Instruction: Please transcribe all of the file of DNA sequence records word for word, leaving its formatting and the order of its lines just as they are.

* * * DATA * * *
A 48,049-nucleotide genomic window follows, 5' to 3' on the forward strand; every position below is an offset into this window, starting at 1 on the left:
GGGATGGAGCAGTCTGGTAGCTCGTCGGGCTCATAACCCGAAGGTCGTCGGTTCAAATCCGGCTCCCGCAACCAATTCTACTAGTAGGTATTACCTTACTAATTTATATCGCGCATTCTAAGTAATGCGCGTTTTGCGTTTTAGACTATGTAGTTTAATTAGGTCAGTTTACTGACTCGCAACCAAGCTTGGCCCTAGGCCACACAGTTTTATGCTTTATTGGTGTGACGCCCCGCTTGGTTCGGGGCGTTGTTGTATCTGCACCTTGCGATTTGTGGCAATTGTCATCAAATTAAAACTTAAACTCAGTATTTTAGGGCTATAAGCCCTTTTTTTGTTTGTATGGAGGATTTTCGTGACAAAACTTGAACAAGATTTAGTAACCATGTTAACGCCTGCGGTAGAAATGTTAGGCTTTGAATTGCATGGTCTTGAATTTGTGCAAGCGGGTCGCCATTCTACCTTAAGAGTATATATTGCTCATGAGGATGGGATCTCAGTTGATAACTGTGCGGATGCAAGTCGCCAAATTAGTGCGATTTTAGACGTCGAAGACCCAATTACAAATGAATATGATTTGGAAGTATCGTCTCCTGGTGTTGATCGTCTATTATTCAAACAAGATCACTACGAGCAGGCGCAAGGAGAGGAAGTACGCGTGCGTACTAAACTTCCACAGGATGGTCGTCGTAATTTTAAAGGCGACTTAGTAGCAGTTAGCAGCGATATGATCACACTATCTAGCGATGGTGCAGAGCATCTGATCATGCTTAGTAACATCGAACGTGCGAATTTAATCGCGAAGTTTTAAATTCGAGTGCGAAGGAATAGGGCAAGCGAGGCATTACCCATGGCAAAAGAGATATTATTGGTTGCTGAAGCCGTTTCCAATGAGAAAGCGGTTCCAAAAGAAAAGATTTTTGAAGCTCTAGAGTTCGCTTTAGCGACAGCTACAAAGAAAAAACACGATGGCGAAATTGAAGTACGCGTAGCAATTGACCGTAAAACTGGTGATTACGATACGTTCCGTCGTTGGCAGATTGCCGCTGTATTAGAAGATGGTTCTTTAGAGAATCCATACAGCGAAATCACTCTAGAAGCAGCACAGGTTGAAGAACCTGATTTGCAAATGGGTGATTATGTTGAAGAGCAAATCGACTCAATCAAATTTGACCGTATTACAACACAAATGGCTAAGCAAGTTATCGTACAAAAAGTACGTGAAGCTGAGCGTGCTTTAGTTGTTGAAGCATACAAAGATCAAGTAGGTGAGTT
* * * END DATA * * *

A 48,049-nucleotide genomic window follows, 5' to 3' on the forward strand; every position below is an offset into this window, starting at 1 on the left:
GGGATGGAGCAGTCTGGTAGCTCGTCGGGCTCATAACCCGAAGGTCGTCGGTTCAAATCCGGCTCCCGCAACCAATTCTACTAGTAGGTATTACCTTACTAATTTATATCGCGCATTCTAAGTAATGCGCGTTTTGCGTTTTAGACTATGTAGTTTAATTAGGTCAGTTTACTGACTCGCAACCAAGCTTGGCCCTAGGCCACACAGTTTTATGCTTTATTGGTGTGACGCCCCGCTTGGTTCGGGGCGTTGTTGTATCTGCACCTTGCGATTTGTGGCAATTGTCATCAAATTAAAACTTAAACTCAGTATTTTAGGGCTATAAGCCCTTTTTTTGTTTGTATGGAGGATTTTCGTGACAAAACTTGAACAAGATTTAGTAACCATGTTAACGCCTGCGGTAGAAATGTTAGGCTTTGAATTGCATGGTCTTGAATTTGTGCAAGCGGGTCGCCATTCTACCTTAAGAGTATATATTGCTCATGAGGATGGGATCTCAGTTGATAACTGTGCGGATGCAAGTCGCCAAATTAGTGCGATTTTAGACGTCGAAGACCCAATTACAAATGAATATGATTTGGAAGTATCGTCTCCTGGTGTTGATCGTCTATTATTCAAACAAGATCACTACGAGCAGGCGCAAGGAGAGGAAGTACGCGTGCGTACTAAACTTCCACAGGATGGTCGTCGTAATTTTAAAGGCGACTTAGTAGCAGTTAGCAGCGATATGATCACACTATCTAGCGATGGTGCAGAGCATCTGATCATGCTTAGTAACATCGAACGTGCGAATTTAATCGCGAAGTTTTAAATTCGAGTGCGAAGGAATAGGGCAAGCGAGGCATTACCCATGGCAAAAGAGATATTATTGGTTGCTGAAGCCGTTTCCAATGAGAAAGCGGTTCCAAAAGAAAAGATTTTTGAAGCTCTAGAGTTCGCTTTAGCGACAGCTACAAAGAAAAAACACGATGGCGAAATTGAAGTACGCGTAGCAATTGACCGTAAAACTGGTGATTACGATACGTTCCGTCGTTGGCAGATTGCCGCTGTATTAGAAGATGGTTCTTTAGAGAATCCATACAGCGAAATCACTCTAGAAGCAGCACAGGTTGAAGAACCTGATTTGCAAATGGGTGATTATGTTGAAGAGCAAATCGACTCAATCAAATTTGACCGTATTACAACACAAATGGCTAAGCAAGTTATCGTACAAAAAGTACGTGAAGCTGAGCGTGCTTTAGTTGTTGAAGCATACAAAGATCAAGTAGGTGAGTT